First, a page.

“The Flash” returns this week after a month-long hiatus with Barry (Grant Gustin) making a dangerous play to learn the identity of Savitar.
After an encounter with future villain Abra Kadabra (David Dastmalchian) — who not only knew a future version of Flash, but also who Savitar was — Barry decides the best way to learn more about the God of Speed is to head to the future himself. On top of all that, Caitlin (Danielle Panabaker) has succumbed to her Killer Frost persona and is on the run. All of this is juggled by first-time “Flash” director, and series’ star, Tom Cavanagh.
Variety spoke with Cavanagh — who has played three separate versions of the same character across the show’s three seasons; currently H.R. Wells, and previously Harry Wells and Harrison Wells — about directing different versions of the main characters, how being behind the camera this time differed from his previous directing gigs, and more.
How did directing an episode come about? Was it something you wanted to do or did they approach you about it?
Generally, when I am signing a contract for a television series, we have a handshake deal in there about directing. This is my third show for Greg Berlanti, and they sort of know I like to direct. In the past the stuff that I’ve done seems to have been well-enough received that it allowed me to forge forth.
Did you know when you said you’d direct that it would be this big Barry-heads-to-the-future episode?
They do a ridiculous amount of episodes of “Flash” every year. “The Flash” is one of the most prepared television shows I’ve ever been on, and for the amount of work that comes through the pipeline they are incredibly on top of it. As a director — I’ve been on shows where the director gets the script on the first day of shooting — they will get a script for the entire length of the prep. It gives you a fighting chance.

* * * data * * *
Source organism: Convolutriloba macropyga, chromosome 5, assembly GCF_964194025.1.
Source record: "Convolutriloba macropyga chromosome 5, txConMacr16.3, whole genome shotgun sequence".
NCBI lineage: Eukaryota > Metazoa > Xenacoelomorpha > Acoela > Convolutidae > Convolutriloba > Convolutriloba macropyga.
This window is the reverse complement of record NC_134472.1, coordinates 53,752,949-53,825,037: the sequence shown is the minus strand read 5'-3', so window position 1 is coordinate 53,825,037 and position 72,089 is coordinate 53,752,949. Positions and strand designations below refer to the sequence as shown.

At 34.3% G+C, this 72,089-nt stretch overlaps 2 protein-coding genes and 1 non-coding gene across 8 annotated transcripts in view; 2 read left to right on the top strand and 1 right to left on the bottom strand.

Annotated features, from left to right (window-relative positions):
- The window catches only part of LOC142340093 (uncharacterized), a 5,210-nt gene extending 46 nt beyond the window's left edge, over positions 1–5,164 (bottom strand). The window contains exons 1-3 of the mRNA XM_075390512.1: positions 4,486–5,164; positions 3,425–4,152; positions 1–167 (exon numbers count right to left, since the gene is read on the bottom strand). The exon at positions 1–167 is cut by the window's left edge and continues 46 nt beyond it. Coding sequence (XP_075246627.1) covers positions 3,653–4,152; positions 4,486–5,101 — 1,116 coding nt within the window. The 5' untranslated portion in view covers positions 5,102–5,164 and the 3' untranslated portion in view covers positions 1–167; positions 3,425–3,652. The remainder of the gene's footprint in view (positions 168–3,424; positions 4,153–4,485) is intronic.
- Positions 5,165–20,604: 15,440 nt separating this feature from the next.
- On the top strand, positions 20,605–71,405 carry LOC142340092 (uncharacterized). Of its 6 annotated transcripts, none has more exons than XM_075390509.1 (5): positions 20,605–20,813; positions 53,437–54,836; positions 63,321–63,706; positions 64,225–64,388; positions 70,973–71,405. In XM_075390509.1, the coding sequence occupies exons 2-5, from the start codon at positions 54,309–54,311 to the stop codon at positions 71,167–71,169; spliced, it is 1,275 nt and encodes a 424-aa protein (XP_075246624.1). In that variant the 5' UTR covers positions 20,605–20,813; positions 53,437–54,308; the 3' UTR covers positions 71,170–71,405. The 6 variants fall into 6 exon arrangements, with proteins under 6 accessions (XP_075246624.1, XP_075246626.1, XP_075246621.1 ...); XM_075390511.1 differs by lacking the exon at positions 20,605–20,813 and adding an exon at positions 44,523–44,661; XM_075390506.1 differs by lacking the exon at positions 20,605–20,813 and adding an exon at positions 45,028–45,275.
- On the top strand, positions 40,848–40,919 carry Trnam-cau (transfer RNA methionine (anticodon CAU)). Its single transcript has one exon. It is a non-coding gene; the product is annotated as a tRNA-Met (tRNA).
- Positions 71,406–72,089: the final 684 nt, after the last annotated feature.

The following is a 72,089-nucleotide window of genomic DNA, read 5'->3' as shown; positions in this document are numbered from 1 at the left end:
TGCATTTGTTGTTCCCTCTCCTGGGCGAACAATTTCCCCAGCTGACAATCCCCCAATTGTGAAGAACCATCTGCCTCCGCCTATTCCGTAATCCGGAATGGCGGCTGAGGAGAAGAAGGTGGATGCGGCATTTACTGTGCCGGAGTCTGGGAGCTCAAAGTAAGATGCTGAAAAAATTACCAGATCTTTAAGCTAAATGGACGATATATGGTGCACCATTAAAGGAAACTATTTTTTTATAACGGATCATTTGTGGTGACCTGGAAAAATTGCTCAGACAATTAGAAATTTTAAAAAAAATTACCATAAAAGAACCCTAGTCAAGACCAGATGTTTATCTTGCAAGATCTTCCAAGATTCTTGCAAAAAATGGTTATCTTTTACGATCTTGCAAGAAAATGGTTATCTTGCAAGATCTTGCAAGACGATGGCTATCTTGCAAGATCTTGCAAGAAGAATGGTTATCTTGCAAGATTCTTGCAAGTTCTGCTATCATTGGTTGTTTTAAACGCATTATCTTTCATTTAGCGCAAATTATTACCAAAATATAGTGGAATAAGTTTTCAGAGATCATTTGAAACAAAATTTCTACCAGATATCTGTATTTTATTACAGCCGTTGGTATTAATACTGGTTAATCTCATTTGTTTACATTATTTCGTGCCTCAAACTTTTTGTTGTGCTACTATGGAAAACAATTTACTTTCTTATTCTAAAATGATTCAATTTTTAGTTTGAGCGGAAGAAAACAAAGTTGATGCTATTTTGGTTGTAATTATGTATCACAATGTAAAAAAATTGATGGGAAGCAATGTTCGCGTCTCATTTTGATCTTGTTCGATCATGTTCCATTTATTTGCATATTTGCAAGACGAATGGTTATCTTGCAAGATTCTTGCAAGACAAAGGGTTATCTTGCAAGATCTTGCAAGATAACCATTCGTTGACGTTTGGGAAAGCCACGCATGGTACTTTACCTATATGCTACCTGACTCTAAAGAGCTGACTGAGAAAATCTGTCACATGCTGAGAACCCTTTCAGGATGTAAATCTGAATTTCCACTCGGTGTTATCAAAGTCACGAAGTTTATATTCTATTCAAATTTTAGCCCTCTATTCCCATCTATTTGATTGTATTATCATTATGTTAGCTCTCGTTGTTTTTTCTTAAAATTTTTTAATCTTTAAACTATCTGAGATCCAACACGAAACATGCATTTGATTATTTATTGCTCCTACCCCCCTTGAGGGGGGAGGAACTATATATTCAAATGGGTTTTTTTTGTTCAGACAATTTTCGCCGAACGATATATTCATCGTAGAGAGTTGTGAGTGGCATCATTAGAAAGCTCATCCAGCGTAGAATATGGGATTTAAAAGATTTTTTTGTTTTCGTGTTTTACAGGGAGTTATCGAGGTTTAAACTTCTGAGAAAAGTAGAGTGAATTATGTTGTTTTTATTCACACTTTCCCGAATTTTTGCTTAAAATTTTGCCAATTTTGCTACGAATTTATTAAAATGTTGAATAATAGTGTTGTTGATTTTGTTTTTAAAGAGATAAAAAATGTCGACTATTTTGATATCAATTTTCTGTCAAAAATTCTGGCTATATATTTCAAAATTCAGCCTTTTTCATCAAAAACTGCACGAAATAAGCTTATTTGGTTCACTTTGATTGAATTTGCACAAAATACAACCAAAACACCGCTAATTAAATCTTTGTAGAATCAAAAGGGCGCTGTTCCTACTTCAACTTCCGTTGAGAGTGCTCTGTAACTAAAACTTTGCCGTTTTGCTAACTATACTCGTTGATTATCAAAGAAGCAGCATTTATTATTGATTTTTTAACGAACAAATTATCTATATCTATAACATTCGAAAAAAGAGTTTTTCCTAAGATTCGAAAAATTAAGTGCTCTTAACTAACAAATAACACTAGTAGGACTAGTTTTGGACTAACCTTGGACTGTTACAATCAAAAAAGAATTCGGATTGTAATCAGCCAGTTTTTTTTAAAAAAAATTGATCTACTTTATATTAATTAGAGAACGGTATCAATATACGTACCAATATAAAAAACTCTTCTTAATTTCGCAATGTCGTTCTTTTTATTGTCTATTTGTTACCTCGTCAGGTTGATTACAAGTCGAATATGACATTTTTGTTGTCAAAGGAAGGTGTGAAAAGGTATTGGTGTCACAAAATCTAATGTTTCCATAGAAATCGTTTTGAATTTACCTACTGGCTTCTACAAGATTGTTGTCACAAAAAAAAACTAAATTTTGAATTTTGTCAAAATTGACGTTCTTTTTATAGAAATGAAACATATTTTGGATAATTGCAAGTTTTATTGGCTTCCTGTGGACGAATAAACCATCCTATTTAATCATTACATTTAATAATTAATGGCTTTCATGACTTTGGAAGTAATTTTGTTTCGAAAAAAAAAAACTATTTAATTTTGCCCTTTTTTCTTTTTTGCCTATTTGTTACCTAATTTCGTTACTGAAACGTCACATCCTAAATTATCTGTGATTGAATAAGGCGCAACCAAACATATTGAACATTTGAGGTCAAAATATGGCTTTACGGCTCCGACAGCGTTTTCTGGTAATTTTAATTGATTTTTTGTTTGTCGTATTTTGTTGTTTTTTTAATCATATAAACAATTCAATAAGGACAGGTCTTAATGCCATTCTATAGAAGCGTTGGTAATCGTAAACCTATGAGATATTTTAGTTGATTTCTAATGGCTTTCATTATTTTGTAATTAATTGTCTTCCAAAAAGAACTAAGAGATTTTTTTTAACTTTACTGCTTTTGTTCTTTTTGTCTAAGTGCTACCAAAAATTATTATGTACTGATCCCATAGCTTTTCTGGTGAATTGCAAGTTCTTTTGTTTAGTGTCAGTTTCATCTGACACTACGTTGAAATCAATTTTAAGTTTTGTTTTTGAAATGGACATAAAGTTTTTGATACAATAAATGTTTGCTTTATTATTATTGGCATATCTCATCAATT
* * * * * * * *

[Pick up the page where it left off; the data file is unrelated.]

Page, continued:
In terms of what the actual story is going to be, they’ve got a story arc when they start the season but you don’t really know where your story is going to fall. I feel very fortunate to deal with Barry … dealing with Barry. That’s two versions of Grant Gustin, which is phenomenal. I was grateful to have this storyline.
You’re no stranger of playing multiple versions of the same character, or acting opposite yourself. Was it fun directing altered, future versions of the other characters?
That’s part of the aspect of this episode that I really, really liked. We see a whole different world. We got to mess some stuff up. I’ve played five or six or seven different versions of myself since the show started but most of the cast has just played one or two versions of their character. In this one, I think it was great for them to pull out of the hat another version of themselves. I think both Grant and Carlos Valdes in particular were exceptional in this episode. They’re very talented to begin with, but then you add these different layers you kind of marvel at their abilities.
How is it to direct yourself?
I always find it’s really good. If you write something and you have the visual of that in your head, I don’t have to convince the actor — or even explain to the actor — what the visual is. So I can accommodate however I want. One thing I will say, though, if anyone is going to get short-changed when I’m directing it’s not going to be the other actors; it’s going to be me. You become much less self-indulgent.
“The Flash” airs on the CW on Tuesdays at 8 p.m.